Developing SharePoint Framework solutions outside the workbench

June 5, 2020

I do not know how many times you use the workbench, but I rarely use it. It is not that I do not like it, as the workbench is useful, but I want to be able to test my solutions in “real” pages. This way, I can see how everything comes together.

Approaches

There are a couple of approaches to this.

  • Make use of the debugManifestsFile query string parameter
  • Deploying a debug package to SharePoint
  • Deploying a production package to SharePoint and using the debugManifestsFile` query string parameter to debug it locally

Using the debugManifestsFile approach

SPFx uses this debugManifestsFile approach when you will develop extensions like the Application Customizer, but you can also use this approach with web parts.

How it works is very simple:

  • Create a new project
  • Start spinning up your local environment gulp serve --nobrowser
  • Open the page where you want to test the web part
  • Add the following query strings to the URL: ?loadSPFX=true&debugManifestsFile=https%3A%2F%2Flocalhost%3A4321%2Ftemp%2Fmanifests.js, when you are developing extensions, you also need to add the additional query string parameters.
  • Edit the page and add the web part to the page
  • Start changing the code
Web part served locally running on SharePoint
Web part served locally running on SharePoint

Info: To make the last steps easier, I created a bookmarklet that will automatically add the query string parameters for you. You can find this related article here: SharePoint Framework bookmarklet tool for quick and easy debugging .

When you stop the local server and refresh your page, your web part will not show up anymore.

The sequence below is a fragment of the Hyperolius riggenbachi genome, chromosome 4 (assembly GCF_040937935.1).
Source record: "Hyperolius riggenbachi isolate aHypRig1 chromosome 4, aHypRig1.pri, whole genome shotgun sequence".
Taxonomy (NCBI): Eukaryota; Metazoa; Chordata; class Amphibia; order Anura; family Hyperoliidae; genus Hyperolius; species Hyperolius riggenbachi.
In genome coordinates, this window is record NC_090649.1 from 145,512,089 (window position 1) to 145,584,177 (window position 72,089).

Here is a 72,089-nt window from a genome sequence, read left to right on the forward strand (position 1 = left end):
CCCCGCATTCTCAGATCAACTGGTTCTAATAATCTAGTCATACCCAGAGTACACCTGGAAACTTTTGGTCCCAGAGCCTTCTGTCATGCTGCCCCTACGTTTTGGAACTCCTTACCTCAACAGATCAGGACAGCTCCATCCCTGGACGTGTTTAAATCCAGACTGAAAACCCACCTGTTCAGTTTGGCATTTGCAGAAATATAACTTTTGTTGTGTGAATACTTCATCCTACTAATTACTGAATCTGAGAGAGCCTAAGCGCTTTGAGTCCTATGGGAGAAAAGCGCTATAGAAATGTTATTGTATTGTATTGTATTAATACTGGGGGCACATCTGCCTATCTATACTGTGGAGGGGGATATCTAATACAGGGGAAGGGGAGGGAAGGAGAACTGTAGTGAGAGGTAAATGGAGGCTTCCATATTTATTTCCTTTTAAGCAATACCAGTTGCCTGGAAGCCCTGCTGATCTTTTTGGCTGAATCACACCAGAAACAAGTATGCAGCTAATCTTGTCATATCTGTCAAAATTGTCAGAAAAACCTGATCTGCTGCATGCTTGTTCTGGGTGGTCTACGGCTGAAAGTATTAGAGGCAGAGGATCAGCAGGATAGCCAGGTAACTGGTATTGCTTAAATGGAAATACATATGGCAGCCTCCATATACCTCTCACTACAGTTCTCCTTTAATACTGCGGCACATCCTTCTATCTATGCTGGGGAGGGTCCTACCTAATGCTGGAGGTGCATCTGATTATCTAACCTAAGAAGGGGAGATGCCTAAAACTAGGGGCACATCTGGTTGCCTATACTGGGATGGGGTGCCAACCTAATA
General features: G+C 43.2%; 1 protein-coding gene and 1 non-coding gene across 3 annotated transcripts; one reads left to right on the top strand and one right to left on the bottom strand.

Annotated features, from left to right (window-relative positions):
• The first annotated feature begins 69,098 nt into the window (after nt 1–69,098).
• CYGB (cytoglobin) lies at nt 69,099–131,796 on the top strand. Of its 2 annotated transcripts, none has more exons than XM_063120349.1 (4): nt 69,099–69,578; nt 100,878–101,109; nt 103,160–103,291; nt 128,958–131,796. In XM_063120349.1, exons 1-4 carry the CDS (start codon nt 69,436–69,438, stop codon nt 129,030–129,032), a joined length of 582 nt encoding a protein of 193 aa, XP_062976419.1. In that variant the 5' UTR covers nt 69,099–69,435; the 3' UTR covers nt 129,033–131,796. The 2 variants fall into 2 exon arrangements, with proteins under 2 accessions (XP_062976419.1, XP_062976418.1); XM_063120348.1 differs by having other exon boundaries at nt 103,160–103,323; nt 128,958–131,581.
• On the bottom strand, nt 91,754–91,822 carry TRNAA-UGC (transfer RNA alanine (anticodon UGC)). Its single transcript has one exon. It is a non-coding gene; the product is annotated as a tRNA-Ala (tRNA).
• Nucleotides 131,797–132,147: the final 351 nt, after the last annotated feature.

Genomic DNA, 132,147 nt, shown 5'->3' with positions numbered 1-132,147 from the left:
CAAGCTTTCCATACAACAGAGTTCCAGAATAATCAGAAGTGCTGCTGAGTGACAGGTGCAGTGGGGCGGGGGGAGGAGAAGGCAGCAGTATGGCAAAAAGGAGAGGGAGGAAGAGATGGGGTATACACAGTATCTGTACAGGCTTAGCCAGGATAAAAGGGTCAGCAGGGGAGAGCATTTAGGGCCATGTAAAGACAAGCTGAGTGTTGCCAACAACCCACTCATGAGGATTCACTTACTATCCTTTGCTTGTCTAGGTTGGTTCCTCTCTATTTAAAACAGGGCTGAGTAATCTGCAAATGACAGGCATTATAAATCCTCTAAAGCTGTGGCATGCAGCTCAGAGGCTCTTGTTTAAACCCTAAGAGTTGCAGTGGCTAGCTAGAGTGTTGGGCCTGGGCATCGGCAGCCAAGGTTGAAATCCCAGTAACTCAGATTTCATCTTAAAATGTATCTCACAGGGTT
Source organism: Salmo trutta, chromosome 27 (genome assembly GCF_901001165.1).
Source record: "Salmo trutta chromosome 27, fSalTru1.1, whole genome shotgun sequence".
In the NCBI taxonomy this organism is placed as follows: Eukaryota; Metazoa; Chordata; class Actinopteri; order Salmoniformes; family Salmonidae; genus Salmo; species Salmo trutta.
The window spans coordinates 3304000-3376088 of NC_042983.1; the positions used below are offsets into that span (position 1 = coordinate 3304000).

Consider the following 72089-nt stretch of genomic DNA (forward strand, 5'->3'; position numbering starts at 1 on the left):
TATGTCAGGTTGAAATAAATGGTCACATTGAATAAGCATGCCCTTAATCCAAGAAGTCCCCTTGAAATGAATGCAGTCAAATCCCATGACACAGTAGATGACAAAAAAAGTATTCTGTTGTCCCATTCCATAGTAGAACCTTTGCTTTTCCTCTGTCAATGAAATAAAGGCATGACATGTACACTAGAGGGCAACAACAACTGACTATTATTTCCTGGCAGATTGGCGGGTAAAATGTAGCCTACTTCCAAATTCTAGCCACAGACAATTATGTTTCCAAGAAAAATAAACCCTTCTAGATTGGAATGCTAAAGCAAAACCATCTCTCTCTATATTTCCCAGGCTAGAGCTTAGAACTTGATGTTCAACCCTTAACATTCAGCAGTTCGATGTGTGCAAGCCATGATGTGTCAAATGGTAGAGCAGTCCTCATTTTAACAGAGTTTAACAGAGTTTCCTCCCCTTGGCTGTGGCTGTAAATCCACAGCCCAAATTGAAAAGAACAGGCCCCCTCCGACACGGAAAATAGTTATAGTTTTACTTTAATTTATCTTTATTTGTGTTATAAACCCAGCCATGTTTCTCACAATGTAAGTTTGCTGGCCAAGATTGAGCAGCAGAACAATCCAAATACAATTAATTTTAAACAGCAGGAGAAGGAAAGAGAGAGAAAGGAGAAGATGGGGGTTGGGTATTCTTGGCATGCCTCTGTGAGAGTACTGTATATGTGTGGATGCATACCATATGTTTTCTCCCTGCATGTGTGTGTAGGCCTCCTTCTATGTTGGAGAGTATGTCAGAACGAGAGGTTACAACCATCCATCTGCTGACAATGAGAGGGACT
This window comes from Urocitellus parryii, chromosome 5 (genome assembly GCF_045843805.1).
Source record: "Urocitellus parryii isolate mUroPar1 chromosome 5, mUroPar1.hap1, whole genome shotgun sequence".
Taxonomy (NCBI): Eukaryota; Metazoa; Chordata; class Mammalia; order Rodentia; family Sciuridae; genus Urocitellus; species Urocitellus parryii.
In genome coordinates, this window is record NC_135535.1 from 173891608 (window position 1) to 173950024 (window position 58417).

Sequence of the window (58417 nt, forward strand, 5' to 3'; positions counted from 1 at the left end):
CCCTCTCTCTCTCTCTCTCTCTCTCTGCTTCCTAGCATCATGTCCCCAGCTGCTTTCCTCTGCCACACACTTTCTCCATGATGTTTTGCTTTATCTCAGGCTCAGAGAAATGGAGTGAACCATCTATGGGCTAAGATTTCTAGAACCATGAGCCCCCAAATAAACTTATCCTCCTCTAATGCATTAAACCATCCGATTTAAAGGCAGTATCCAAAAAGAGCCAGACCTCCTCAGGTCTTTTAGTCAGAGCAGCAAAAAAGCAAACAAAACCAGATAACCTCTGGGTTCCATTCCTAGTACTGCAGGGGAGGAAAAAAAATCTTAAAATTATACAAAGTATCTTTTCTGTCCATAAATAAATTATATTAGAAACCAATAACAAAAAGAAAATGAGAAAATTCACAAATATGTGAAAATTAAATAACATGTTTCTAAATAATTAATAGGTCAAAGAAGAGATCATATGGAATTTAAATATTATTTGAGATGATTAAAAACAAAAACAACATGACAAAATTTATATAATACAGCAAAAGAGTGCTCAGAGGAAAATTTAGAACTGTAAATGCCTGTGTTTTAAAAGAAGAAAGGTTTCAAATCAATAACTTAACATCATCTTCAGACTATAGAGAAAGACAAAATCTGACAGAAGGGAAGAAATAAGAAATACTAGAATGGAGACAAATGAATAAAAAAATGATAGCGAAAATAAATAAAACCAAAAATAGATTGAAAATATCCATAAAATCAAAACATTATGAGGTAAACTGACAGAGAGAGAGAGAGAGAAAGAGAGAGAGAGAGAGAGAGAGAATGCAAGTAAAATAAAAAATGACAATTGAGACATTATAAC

Web part will not be loaded once local server is stopped
Web part will not be loaded once local server is stopped

Important: Of course, this is the expected behavior. Once you start your server again, it will all start working, but only when you use the query string parameters. When you do not provide them, nothing will get loaded.

Deploying a debug package to SharePoint

The second approach is to create a debug/development package and deploy it to SharePoint.

A debug/development package is an SPPKG package with references to your localhost instead of the CDN/file location. What I like about this approach is that I can deploy my web part, extensions. Configure them on SharePoint, and not requiring the need to use the query string parameters.

The steps for this approach go as follows:

  • Open your project
  • Run gulp bundle, note that you are not using the --ship here.
  • Run gulp package-solution, same thing as in the previous command, you are not using the --ship

What did you do?

You tell the SPFx build to run a debug build for the current project. The output of this will be a web part manifest file with reference to your local server: https://localhost:4321/, instead of your CDN or client-side assets token.

Localhost reference in web part manifest
Localhost reference in web part manifest

When you created this package, you can upload and deploy it to your application catalog. You will even see the localhost reference on the deployment dialog.

Localhost reference shown on the deployment dialog
Localhost reference shown on the deployment dialog

Now you can go to your page and add the web part. When the local server is not running, it will result in an error.

Web part shows an error when the local server is not running
Web part shows an error when the local server is not running

Be sure always to run the server first before you add the web part to the page. That way, you save/publish the page. Once you saved the page, it does not matter anymore.

Deploying a production package to SharePoint and using the debugManifestsFile` query string parameter to debug it locally

This approach is a combination of both. You can use this approach to avoid these errors you saw before when the local server is not running. That way, there will always be something rendered on the page, like, for instance, the old version of the solution which you are developing.

Info: You can also use this approach, for instance, to test out why your solution is failing in production. You can find a related article about this here: Testing and debugging your SPFx solutions in production without causing any impact.

The steps for this approach go as follows:

  • Open your project
  • Run gulp bundle --ship
  • Run gulp package-solution --ship
  • Upload and deploy your solution to your app catalog
  • Add the web part to the page or enable your extension
  • Use the query string for loading your local solution: ?loadSPFX=true&debugManifestsFile=https://localhost:4321/temp/manifests.js

That’s it, happy developing!

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